Rescuers in the Philippines all but gave up hope Monday of finding survivors in mudslide-swamped villages on the slopes of the Mayon volcano, five days after a typhoon killed an estimated 1,000 people.

Official figures showed 450 dead, 507 injured and 599 missing, but Sen. Richard Gordon, head of the local Red Cross, said he believed more than 1,000 died in the thousands of homes buried under volcanic debris, mud and flood waters.

Juan Garcia, mayor of devastated Guinobatan town, was pessimistic about prospects of survivors being found. "It's almost impossible. They have been buried under sand and boulders. I don't think they can survive. It's impossible for anyone to survive."

He said 186 bodies have been recovered and more than 300 were still missing in his village alone.

President Gloria Macapagal Arroyo declared the area a national disaster on Sunday, freeing up government funds to bolster aid efforts.

"We are no strangers to this kind of tragedy, and we have always been able to recover and become stronger," she said Monday.

Arroyo said she instructed the Department of Environment to step up a project to map all hazardous areas, like Mayon, to help forewarn communities of possible dangers.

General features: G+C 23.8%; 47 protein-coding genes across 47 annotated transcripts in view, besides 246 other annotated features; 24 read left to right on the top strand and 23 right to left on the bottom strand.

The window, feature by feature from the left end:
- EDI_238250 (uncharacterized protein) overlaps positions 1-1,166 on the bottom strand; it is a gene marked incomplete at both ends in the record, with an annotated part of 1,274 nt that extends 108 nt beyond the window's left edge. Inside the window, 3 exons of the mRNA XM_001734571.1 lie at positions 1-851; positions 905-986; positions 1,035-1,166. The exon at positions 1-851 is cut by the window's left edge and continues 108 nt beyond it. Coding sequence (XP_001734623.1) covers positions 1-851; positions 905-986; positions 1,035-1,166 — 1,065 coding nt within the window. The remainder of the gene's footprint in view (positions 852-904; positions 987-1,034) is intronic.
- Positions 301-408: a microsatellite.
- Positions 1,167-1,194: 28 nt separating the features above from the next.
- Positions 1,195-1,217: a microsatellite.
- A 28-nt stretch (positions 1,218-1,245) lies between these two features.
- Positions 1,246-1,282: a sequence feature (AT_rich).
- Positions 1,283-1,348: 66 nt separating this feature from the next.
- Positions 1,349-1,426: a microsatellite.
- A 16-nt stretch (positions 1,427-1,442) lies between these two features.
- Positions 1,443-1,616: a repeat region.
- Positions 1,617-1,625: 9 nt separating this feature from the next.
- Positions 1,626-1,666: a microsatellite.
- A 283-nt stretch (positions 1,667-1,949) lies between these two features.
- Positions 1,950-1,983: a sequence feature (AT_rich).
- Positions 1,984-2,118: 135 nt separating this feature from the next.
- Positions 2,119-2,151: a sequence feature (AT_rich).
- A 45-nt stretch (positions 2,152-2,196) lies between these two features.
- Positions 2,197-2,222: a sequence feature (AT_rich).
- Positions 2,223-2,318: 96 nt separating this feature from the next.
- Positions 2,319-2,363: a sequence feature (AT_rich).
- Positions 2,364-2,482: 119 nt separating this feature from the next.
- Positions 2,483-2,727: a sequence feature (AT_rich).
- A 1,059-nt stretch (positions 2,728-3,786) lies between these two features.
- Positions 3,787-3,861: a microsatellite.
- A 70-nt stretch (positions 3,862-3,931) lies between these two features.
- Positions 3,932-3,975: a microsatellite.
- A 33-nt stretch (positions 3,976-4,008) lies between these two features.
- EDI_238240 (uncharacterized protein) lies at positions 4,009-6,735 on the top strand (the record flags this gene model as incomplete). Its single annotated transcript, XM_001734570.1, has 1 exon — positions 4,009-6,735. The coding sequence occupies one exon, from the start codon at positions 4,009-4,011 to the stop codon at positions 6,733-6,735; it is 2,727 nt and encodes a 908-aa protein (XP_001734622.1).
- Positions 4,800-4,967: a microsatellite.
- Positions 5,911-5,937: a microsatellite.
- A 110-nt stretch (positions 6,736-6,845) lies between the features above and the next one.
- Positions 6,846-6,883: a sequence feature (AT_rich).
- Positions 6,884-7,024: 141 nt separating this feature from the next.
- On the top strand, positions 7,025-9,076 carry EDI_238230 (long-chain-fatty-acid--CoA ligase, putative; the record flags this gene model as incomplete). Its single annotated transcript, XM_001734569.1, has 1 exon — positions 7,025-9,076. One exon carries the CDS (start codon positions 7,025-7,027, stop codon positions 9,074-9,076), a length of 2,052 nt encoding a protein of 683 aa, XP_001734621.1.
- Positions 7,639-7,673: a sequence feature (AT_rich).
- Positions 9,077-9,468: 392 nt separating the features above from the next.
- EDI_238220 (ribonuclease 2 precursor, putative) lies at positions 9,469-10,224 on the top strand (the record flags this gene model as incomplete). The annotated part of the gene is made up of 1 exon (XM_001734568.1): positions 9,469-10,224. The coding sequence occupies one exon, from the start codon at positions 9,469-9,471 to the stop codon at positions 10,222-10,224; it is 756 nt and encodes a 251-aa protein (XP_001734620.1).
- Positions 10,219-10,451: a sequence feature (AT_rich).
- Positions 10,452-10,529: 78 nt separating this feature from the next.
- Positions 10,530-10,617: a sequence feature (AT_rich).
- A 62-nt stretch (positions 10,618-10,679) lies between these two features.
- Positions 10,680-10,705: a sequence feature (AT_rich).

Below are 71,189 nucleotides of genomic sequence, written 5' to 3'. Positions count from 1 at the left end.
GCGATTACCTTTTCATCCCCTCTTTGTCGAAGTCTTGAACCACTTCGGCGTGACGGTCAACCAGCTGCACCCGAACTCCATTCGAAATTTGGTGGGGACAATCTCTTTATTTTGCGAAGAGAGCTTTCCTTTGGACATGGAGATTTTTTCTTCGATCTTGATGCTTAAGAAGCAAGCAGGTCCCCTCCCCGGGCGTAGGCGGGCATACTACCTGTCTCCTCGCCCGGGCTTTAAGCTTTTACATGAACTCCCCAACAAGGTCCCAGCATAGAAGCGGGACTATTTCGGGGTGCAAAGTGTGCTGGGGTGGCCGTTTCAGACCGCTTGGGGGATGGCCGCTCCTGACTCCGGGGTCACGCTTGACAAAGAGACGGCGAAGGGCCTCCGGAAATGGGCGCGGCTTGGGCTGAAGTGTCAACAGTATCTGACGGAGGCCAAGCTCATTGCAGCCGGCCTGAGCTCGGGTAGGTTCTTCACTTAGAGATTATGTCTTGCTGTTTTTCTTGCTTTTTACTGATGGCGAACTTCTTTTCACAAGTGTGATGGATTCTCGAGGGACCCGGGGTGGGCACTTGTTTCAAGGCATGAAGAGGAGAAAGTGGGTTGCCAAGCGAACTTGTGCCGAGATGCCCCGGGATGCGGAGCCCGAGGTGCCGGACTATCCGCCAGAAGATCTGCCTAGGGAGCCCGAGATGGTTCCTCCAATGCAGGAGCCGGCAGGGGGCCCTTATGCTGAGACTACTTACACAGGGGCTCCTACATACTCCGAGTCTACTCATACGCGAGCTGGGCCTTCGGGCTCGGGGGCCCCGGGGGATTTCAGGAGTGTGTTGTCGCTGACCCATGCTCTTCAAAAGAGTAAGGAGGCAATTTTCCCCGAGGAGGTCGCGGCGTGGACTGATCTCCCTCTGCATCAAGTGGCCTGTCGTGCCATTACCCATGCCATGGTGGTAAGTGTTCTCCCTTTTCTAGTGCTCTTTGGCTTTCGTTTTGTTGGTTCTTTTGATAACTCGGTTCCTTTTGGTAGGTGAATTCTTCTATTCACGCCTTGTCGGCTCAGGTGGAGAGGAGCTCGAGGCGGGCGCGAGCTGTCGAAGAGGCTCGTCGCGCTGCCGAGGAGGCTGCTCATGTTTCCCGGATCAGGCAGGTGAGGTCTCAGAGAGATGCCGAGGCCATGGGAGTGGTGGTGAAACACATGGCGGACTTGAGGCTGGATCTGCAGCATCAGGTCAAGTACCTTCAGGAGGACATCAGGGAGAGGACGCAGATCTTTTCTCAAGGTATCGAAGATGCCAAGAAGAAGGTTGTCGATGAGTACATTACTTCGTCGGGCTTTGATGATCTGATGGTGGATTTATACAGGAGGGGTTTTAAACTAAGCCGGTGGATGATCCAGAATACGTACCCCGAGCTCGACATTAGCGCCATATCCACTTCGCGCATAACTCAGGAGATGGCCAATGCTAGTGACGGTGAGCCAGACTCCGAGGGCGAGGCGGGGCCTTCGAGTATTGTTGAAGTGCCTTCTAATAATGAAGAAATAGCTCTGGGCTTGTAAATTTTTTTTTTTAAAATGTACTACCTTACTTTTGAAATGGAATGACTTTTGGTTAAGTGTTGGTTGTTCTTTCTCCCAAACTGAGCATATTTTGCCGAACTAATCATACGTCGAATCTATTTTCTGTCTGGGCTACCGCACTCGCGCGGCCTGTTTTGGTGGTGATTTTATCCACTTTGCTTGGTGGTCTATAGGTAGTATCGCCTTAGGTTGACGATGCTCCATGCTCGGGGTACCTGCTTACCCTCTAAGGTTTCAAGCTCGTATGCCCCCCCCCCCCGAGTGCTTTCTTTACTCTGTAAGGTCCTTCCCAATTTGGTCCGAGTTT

"We must not leave things to fatal luck when we can develop the tools to prevent harm," she said.

Fernando Gonzalez, governor of worst-hit Albay province, said the ground was too slippery for backhoes.

"There's no choice but to dig by hand," he told Radio DZBB. "Practically speaking, we are not very optimistic we'll find survivors."

In Vietnam meanwhile, authorities evacuated tens of thousands of people from the path of Typhoon Durian, though its winds had diminished considerably since its assault on the Philippines.

Durian lashed the volcano Thursday with 165 mph winds and a five-hour deluge that dislodged tons of volcanic debris from the slopes. Walls of mud and boulders destroyed nearly every standing structure in their path.

"It was like bowling," said Guinobatan Vice Mayor Gene Villareal.